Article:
For the most environmentally-conscious out there, the video also presents the options of natural burial where non-embalmed bodies are buried in either biodegradable containers or without any form of casket. The body is allowed to decompose naturally such that pollution and resource usage is minimized. More theoretical methods such as breaking down a body frozen in liquid nitrogen or dissolving human tissue in a mix of heated water and lye are also presented.
For anyone curious about the environmental impact of their death, the video is an informative six minute session.
Thanks for reading!
When a person dies, loved ones generally attend to the burial and memorial preparations without any thought as to who this responsibility falls upon and who has ultimate decision-making power. Where a dispute arises as to the how to say one’s final goodbyes, however, the courts are ready to provide an answer.
Courts have long held that the right to determine how a body is disposed of falls upon the estate trustee of the deceased’s estate. This right arises because the estate trustee is under a duty to ensure the deceased’s body is disposed of in a manner suitable to the estate left behind by the deceased. With this duty comes the corresponding right to possess the body for the purposes of burial. This right comes in priority of the right of spouses, children and other loved ones to decide how to dispose of the body.
For anyone who is in the process of preparing their wills, they hopefully give some thought and consideration as to the suitability of their chosen estate trustee. Ideally, they’ll ensure that their estate trustee is someone:
- likely to outlive the testator;
- willing to take on the task of administering an estate; and
- who will diligently bring all assets into the estate and attend to their distribution.
Testators may want to give some consideration for how the estate trustee will dispose of their body after death as well. This is particularly so as the disposition of one’s body is not something that one can validly provide for in a will (Williams v Williams (1882) 20 Ch D 659 (Eng Ch Div)). Hence, once deceased, testators are in the hands of the estate trustee, so to speak. Where a testator has any concerns that loved ones might fight over burial plans, then some further thought should be given to choosing an estate trustee who will act in accordance with the wishes of the testator.
Unfortunately, disputes over the burial of remains do come up. We’ve blogged on a few of these cases in the past, including the case of legendary soul singer, James Brown and the case of Leo Johnston, a slain RCPM officer in Alberta.
For anyone concerned about it, they may take some small amount of comfort in knowing that once in the ground, courts will be extremely cautious in disturbing a deceased’s (hopefully) final resting place (see, for example, Mason v Mason, 2017 NBQB 132).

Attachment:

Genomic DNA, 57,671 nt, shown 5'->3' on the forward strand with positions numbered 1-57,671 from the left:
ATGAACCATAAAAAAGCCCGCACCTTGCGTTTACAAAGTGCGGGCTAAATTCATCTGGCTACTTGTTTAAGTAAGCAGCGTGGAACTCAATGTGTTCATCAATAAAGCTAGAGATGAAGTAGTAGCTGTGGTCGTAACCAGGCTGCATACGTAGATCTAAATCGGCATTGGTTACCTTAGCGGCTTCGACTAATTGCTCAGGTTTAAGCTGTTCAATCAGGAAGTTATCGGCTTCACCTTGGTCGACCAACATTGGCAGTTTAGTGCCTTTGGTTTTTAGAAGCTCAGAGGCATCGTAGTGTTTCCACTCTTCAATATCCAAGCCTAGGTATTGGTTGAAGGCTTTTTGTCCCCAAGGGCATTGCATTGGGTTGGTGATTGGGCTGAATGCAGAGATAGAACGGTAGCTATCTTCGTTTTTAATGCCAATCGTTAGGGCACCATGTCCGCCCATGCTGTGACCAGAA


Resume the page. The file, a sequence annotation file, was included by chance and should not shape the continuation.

Thanks for reading!
An estate trustee has the legal authority to arrange the place and manner of the burial or cremation of the deceased. The estate trustee also has a duty to see that the deceased is buried in a suitable manner and that no undue expense is incurred. Where a person dies without a will, and an administrator has not yet been appointed by the court, the deceased’s next of kin may direct the manner of burial or cremation. In some cases, the deceased may have made arrangements for a funeral and pre-paid for their own burial or cremation. There are certain statutory and common law consumer protections in regard to the procurement of funeral services.
Burial and cremation services are governed by the Funeral, Burial and Cremation Services Act, 2002. Pursuant to s.42(1), a purchaser of internment rights, defined in s. 1 as “the right to require or direct the interment of human remains in a lot”, may cancel the contract at any time within 30 days after the contract was made. The operator must fully refund all money received upon notice of cancellation. A cemetery operator will be unable to enforce a contract unless it meets the formal requirements set out in the regulations.
Contract law also provides certain protections to those purchasing funeral or burial services. In the recent case of Tsekhman v Spero, the Court held that contracts for funeral and interment services are contracts for “peace of mind”. A breach of contract, therefore, can result in damages for mental suffering. In this case, the Court found that a delay in fulfilling the contract for burial prejudiced the Plaintiffs’ ability to abide by their Jewish laws and customs and to honour their parents’ wishes. The court held damages for loss of peace of mind in a contract case such as this one should be modest.
Thank you for reading … enjoy the rest of your day!